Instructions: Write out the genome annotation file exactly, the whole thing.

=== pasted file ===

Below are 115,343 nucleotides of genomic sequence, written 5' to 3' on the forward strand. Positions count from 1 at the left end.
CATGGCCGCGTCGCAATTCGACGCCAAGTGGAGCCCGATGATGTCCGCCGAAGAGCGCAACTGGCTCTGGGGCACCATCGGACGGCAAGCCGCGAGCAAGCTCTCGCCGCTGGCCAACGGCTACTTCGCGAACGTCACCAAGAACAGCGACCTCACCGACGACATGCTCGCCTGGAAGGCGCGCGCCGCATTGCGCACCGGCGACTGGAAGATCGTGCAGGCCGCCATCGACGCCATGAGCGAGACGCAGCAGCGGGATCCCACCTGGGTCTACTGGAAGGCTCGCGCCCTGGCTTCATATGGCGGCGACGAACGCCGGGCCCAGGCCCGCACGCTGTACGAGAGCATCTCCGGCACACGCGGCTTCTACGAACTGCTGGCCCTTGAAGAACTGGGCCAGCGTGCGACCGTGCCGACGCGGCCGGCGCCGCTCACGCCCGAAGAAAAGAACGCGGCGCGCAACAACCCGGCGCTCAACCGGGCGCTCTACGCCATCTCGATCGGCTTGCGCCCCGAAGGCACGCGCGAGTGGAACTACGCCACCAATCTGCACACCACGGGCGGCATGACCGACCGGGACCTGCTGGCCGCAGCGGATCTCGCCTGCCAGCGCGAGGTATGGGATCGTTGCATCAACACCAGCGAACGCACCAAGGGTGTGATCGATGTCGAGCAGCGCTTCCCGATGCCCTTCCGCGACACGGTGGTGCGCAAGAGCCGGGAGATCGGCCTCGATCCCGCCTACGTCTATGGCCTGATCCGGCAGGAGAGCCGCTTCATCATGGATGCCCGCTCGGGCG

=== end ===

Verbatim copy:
Below are 115,343 nucleotides of genomic sequence, written 5' to 3' on the forward strand. Positions count from 1 at the left end.
CATGGCCGCGTCGCAATTCGACGCCAAGTGGAGCCCGATGATGTCCGCCGAAGAGCGCAACTGGCTCTGGGGCACCATCGGACGGCAAGCCGCGAGCAAGCTCTCGCCGCTGGCCAACGGCTACTTCGCGAACGTCACCAAGAACAGCGACCTCACCGACGACATGCTCGCCTGGAAGGCGCGCGCCGCATTGCGCACCGGCGACTGGAAGATCGTGCAGGCCGCCATCGACGCCATGAGCGAGACGCAGCAGCGGGATCCCACCTGGGTCTACTGGAAGGCTCGCGCCCTGGCTTCATATGGCGGCGACGAACGCCGGGCCCAGGCCCGCACGCTGTACGAGAGCATCTCCGGCACACGCGGCTTCTACGAACTGCTGGCCCTTGAAGAACTGGGCCAGCGTGCGACCGTGCCGACGCGGCCGGCGCCGCTCACGCCCGAAGAAAAGAACGCGGCGCGCAACAACCCGGCGCTCAACCGGGCGCTCTACGCCATCTCGATCGGCTTGCGCCCCGAAGGCACGCGCGAGTGGAACTACGCCACCAATCTGCACACCACGGGCGGCATGACCGACCGGGACCTGCTGGCCGCAGCGGATCTCGCCTGCCAGCGCGAGGTATGGGATCGTTGCATCAACACCAGCGAACGCACCAAGGGTGTGATCGATGTCGAGCAGCGCTTCCCGATGCCCTTCCGCGACACGGTGGTGCGCAAGAGCCGGGAGATCGGCCTCGATCCCGCCTACGTCTATGGCCTGATCCGGCAGGAGAGCCGCTTCATCATGGATGCCCGCTCGGGCG